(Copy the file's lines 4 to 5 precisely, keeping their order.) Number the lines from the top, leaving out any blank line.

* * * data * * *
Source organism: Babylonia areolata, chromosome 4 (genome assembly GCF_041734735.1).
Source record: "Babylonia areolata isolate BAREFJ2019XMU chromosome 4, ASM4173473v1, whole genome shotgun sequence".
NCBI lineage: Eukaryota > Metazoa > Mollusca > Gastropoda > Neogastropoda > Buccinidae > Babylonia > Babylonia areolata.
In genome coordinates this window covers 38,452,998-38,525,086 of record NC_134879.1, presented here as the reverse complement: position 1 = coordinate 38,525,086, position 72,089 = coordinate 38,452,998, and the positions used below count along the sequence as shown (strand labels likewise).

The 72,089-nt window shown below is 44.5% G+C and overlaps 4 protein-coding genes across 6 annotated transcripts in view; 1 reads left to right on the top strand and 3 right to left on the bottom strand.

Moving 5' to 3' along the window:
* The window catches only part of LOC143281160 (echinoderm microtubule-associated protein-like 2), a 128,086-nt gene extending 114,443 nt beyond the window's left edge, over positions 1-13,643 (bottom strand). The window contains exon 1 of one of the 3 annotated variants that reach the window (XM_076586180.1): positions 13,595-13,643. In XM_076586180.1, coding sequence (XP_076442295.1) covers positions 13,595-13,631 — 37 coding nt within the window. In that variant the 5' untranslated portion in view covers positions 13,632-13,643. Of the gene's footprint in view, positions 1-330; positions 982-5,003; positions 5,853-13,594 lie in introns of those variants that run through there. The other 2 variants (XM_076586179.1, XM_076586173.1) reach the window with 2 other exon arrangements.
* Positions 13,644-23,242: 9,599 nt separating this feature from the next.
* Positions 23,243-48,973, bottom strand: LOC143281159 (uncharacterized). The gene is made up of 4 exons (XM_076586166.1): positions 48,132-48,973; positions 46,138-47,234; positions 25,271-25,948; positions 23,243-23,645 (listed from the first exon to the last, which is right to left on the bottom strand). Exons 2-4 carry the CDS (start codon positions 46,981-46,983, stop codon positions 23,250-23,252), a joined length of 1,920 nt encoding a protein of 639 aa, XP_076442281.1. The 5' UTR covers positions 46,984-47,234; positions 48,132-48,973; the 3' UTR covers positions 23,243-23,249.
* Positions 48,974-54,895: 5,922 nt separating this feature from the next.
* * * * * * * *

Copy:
In genome coordinates this window covers 38,452,998-38,525,086 of record NC_134879.1, presented here as the reverse complement: position 1 = coordinate 38,525,086, position 72,089 = coordinate 38,452,998, and the positions used below count along the sequence as shown (strand labels likewise).

The 72,089-nt window shown below is 44.5% G+C and overlaps 4 protein-coding genes across 6 annotated transcripts in view; 1 reads left to right on the top strand and 3 right to left on the bottom strand.